Cornell: “Look man I understand your predicament, but the housing authority doesn’t allow any convicts or paroles on these premises.”

Bambi: “Just for a few days till I get on my feet.”

Cornell: “No. What if they have an inspection? We all get caught, we all get kicked out. It’s not worth it Bambi.”

Next he tries to live with his uncle who then expects him to transport a car filled with oxycontin over state lines as a sort of repayment.

Shrimp: “You a grown ass man, you wanna live here? You gonna follow some[ ] rules.”

Bambi: ”It’s too rich for my blood.”

Shrimp: “I don’t give a fuckin shit nephew! It’s either go to Portland, or fuck off. I ain’t running no non-profit here.”

Bambi refuses to get involved with “the job” his uncle offers. Ultimately, he and his son live in his broken car which leads to additional problems.

Another interesting element of this film is that we almost see a character commit a felony in order to pay for their education.  In the film we learn that Bambi’s brother was able to get a scholarship to college, but still is unable to pay to attend leading him to take loans and grants and eventually he attempts to take the “Portland job” from Bambi’s Uncle Shrimp.

Wayne: “I got a partial scholarship to study business at Howard, so now I’m just raising enough capital to pay the difference.”

Bambi: “That’s beautiful man, congrats.”

Wayne: “I got loans, grants, I maxed them all out. I still need to come up with some money though.

Contradictions of punishment & citizenship in a deteriorating justice system

Though these examples we see that as the DMV worker stated, the system is messed up. By the end of the movie we are left to question if the system is actually a safety net at all. We see the state is able to punish and monitor poor citizens but fails to stop people from falling further into poverty and certainly fails at getting individuals out of it.  In the film we see that even basic assistance with food and shelter may be difficult to secure and are easy to lose. Even those that work to get a better education and acquire a better life can’t depend on the state for assistance (Fairfax, Sperling, Schwartz, Booth 2014) Though this film we can see that not only are inner city blacks not afforded equal protection of the law, they also don’t have the same level of access in society (Williams 2017).

Here we are presented with a nuanced illustration of the lived experience of poor black citizens in the United States. Instead of framing the problems of the urban poor as stemming primarily from drugs, violence or low morals, we see that poverty plays an integral role in creating problems and are exacerbating day to day issues that are still poorly understood. This film is unique for its depiction of the slow violence of poverty experienced by the protagonist while he attempts to obey the law and stay out of jail. In his efforts to achieve his goals it is not the lure of crime that threatens his goals, instead it is the very institutions that should be helping him. With this understanding we can revisit the earlier question. Should those that are not protected by the law be held equally accountable. We can then broaden this question and ask: what kind of punishment is justified for individuals that barely have access to citizenship? (Baylor 1997; Nixon 2011; Fairfax, Sperling, Schwartz, Booth 2014)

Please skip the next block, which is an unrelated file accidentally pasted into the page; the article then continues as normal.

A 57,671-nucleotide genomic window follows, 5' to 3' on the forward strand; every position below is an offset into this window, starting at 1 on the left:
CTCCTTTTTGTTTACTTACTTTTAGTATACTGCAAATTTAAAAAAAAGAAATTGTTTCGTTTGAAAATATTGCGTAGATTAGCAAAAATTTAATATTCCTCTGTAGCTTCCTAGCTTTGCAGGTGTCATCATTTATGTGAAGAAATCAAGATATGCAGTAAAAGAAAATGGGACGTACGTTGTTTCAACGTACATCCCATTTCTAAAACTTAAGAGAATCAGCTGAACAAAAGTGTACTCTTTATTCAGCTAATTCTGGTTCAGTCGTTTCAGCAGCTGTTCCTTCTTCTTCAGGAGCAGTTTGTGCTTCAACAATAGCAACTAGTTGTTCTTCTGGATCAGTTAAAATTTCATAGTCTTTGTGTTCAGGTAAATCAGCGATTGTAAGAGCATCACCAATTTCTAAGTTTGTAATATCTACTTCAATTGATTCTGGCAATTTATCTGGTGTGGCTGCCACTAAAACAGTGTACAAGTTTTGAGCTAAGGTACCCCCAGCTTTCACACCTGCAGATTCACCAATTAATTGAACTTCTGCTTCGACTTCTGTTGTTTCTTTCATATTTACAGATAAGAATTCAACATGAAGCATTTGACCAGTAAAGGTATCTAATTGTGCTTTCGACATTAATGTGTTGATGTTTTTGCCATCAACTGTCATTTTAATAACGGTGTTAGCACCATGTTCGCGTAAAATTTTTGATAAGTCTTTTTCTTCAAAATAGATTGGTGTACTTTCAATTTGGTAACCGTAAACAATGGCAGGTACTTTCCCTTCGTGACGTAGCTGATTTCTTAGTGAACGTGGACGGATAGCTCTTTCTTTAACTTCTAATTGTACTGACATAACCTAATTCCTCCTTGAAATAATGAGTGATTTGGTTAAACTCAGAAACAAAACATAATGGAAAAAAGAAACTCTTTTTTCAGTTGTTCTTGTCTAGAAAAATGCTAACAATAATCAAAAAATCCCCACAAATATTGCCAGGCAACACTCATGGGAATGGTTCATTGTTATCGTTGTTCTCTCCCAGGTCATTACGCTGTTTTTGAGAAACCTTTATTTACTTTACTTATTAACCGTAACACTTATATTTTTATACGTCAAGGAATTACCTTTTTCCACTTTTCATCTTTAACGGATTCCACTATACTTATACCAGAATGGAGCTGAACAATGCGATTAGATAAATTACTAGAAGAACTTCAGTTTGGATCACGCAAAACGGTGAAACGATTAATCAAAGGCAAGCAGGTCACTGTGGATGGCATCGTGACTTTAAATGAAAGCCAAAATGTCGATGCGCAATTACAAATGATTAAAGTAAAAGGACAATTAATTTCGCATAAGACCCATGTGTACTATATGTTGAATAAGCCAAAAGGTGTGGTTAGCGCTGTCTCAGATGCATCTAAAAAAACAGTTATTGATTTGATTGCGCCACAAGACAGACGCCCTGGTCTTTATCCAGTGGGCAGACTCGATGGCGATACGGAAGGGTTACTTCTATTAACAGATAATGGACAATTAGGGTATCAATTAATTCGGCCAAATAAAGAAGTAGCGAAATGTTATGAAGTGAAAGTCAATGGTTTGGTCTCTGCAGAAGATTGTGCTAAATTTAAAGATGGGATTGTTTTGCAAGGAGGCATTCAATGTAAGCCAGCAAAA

Alexander, M. (2010). The New Jim Crow. The American Prospect.

Bausch, K. (2013). Superflies into Superkillers: Black Masculinity in Film from Blaxploitation to New Black Realism. Journal of Popular Culture, 46(2), 257–276.

Boylorn, R. M.(2017). From Boys to Men: Hip-Hop, Hood Films, and the Performance of Contemporary Black Masculinity. Black Camera, 8(2), 146.

Brooks, J. P. (1997). Will boys just be ‘boyz N the hood’? african-american directors portray a crumbling justice system in urban america. Oklahoma City University Law Review, 22(1), 1.

Brown, J. A. (2016). Running on Fear: Immigration, Race and Crime Framings in Contemporary GOP Presidential Debate Discourse. Critical Criminology, 24(3), 315–331.

Fairfax Wright, K., Sperling, A., Schwartz, J. (Producer), Booth, M. (Director). (2014). Imperial Dreams [Motion Picture]. United States of America: Netflix

Jones, W. (2016, November). Talking ‘Boys N the Hood’ with Its Director John Singleton. Vice, Retrieved from

Redmond, P. (2017). The Historical Roots of CIA-Hollywood Propaganda. American Journal of Economics and Sociology, 76(2), 280–310.

Williams B. (2017, March). New Netflix Film Shows A ‘Real Representation’ Of America’s Housing Projects, Huffingtonpost, Retrieved from

Nixon, R. (2013). Slow violence and the environmentalism of the poor. Cambridge, MA, US: Harvard University Press.

Nate Graulich is a student in Eastern Michigan University’s Criminology and Criminal Justice Graduate Program. He is currently completing a Master’s Thesis on Public forms of State police funding and their impact on policing practices